Another cutaneous manifestation noted in our patient is calcinosis cutis (Figure 4), which is simply the formation of calcium deposits in soft tissues. This finding is more commonly reported in cases of JDM rather than adult DM, with one study noting its prevalence in 43% of cases.9 The pathophysiology is multifactorial and poorly understood, but it is thought to be caused by a combination of chronic inflammation alongside genetic and environmental factors.10 In a study analyzing the risk factors associated with calcinosis in JDM, the overall incidence of calcinosis cutis was noted to be increased in patients with more severe disease manifestations or in those taking one or more immunomodulators.9 Subcutaneous calcinosis is therefore a sign of more advanced disease and indicates an overall poorer prognosis. Our patient presented with diffuse abdominal subcutaneous calcinosis with a distribution that extended into the lower chest, flanks and pelvic area (Figure 5). These underlying, severe calcium depositions formed an exoskeleton that is typically seen with treatment-resistant cases.11-12

Figure 4 Abdominal calcinosis cutis noted in an anterior view.

Figure 5 Diffuse calcinosis cutis in the abdominal wall on CT abdomen/pelvis (coronal view and tissue window).

Our patient’s extensive presentation and subsequent clinical hardships ultimately stemmed from his early onset of disease and history of poor response to initial JDM therapy. Resistance to common first-line therapies such as glucocorticoids and methotrexate (MTX) are not uncommon. Fortunately, there are second-line therapies that may be used in such refractory cases. Rituximab has shown evidence of positive clinical outcomes in patients with polymyositis (PM), adult DM and JDM. A 2018 study supports the use of both Rituximab and Cyclophosphamide for the improvement of skin manifestations and overall inflammation in patients with refractory/severe JDM.13 Due to our patient’s prior and extensive resistance to steroids, MTX and Rituximab, rheumatology had to rely on a different strategy to achieve symptom resolution. Many studies have demonstrated that intravenous immunoglobulin (IVIG) is an effective albeit expensive alternative. Dalakas et al. performed a double-blind, placebo-controlled study of fifteen cases of resistant adult DM treated with IVIG. The study found that those treated with both prednisone and adjuvant IVIG showed clinical improvement in strength and increased muscle fiber diameter on repeated biopsies.14 Calcineurin inhibitors, such as cyclosporine and tacrolimus, are also an acceptable treatment in refractory DM, particularly in cases complicated by interstitial lung disease (ILD).15 The treatment of adult DM or JDM is similar, and choosing an agent depends cumulatively on the overall severity of the presentation and the underlying response. Escalation of therapy should be made promptly and involvement of a multidisciplinary team for a better overall decision making approach is warranted.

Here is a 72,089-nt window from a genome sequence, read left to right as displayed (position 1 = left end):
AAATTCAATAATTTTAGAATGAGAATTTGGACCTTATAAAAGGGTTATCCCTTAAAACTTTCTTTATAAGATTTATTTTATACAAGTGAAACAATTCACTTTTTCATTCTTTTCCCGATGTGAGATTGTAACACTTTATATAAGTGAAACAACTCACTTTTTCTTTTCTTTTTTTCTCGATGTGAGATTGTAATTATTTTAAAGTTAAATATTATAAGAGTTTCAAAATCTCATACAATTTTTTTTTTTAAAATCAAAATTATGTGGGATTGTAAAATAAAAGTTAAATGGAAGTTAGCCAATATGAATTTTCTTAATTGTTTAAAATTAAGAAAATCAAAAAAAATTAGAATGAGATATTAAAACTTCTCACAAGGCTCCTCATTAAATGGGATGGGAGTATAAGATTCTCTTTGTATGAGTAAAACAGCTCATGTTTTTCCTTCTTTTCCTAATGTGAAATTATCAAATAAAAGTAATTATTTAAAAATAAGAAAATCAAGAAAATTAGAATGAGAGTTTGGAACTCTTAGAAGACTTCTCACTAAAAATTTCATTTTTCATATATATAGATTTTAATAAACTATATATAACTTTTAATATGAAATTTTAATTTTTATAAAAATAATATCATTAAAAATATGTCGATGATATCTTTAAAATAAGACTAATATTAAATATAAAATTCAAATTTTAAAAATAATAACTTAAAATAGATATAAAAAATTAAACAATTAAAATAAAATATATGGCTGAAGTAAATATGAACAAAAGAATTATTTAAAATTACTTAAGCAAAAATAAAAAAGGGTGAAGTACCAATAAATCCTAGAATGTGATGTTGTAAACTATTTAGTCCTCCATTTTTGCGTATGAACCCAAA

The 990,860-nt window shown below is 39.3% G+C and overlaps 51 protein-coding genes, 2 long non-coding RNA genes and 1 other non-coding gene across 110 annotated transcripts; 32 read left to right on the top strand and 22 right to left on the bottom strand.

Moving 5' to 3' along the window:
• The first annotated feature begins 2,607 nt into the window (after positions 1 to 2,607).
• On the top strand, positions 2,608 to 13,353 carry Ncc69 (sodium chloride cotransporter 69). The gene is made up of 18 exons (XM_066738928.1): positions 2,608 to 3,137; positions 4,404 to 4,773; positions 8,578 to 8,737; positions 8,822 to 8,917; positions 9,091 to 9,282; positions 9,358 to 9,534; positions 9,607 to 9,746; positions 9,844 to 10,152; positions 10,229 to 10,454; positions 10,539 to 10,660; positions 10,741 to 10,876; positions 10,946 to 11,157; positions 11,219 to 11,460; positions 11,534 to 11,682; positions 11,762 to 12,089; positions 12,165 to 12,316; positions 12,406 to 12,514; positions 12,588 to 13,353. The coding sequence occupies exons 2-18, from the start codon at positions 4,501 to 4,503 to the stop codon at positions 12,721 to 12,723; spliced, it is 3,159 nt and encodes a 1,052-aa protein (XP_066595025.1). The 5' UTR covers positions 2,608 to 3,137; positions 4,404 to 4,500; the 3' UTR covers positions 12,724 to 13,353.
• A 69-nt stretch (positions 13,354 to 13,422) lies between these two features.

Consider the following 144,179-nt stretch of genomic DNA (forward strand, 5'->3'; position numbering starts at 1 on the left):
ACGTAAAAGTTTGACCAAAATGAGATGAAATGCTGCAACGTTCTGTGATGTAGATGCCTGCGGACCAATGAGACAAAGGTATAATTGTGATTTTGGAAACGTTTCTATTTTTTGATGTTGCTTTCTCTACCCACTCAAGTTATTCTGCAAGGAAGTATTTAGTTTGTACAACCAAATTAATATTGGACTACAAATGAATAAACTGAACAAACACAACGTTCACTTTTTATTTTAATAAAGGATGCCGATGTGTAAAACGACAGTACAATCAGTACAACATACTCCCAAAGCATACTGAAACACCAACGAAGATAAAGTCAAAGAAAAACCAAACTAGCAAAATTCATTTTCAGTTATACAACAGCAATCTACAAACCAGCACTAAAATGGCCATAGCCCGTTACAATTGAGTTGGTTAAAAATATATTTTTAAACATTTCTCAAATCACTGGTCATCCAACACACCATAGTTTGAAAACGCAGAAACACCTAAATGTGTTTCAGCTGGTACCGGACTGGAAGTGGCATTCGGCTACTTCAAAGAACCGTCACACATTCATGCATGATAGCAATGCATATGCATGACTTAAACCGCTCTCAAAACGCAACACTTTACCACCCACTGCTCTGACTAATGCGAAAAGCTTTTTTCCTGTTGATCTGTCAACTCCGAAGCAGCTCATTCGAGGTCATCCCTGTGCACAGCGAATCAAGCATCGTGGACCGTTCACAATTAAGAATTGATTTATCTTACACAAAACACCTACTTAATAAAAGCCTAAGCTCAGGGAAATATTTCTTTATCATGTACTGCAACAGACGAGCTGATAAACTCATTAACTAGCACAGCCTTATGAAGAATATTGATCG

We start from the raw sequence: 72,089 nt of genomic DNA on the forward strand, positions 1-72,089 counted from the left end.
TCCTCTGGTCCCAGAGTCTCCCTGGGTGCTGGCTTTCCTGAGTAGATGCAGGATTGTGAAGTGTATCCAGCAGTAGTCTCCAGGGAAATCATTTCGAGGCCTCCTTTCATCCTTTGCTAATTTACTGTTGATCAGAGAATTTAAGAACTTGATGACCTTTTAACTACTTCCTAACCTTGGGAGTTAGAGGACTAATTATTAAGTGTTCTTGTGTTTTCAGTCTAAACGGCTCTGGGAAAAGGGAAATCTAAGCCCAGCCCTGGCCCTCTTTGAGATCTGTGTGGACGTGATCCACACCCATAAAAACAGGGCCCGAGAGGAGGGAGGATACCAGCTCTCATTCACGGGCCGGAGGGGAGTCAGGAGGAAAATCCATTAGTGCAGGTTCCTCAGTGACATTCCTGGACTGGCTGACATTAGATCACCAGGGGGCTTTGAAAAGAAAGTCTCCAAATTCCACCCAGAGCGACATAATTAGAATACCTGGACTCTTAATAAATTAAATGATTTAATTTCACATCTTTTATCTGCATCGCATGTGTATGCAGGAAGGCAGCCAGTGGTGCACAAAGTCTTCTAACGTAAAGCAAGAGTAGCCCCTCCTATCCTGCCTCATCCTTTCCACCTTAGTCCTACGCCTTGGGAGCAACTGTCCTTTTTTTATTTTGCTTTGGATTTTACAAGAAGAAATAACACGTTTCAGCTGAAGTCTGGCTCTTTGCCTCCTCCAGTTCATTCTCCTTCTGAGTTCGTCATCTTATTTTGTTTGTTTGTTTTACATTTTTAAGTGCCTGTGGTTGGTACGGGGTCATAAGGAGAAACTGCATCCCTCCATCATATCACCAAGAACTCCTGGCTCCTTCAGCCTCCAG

Conclusion

JDM is a relatively rare disease that is difficult to recognize given its variable presentation and spectrum of manifestations. This case report serves to explore classic and common JDM findings, as well as emphasize some of the late and rare complications that may occur with refractory/severe JDM. It is imperative to obtain a thorough clinical history alongside performing an extensive examination on such patients. In particular, those with a history of JDM should be carefully assessed when presenting with any GI complaints. Those with a history of refractory JDM, chronic disease course and/or history of steroid therapy carry a high risk for life-threatening complications. In such patients, an aggressive diagnostic initiative paired with an intense interdisciplinary approach is warranted. Although a rare disease, our case highlights the opportunity to research future avenues addressing diagnostic and treatment challenges, particularly in refractory disease.

Conflicts of interest

The author declares no conflict of interest.

Acknowledgments

None.

Funding

None.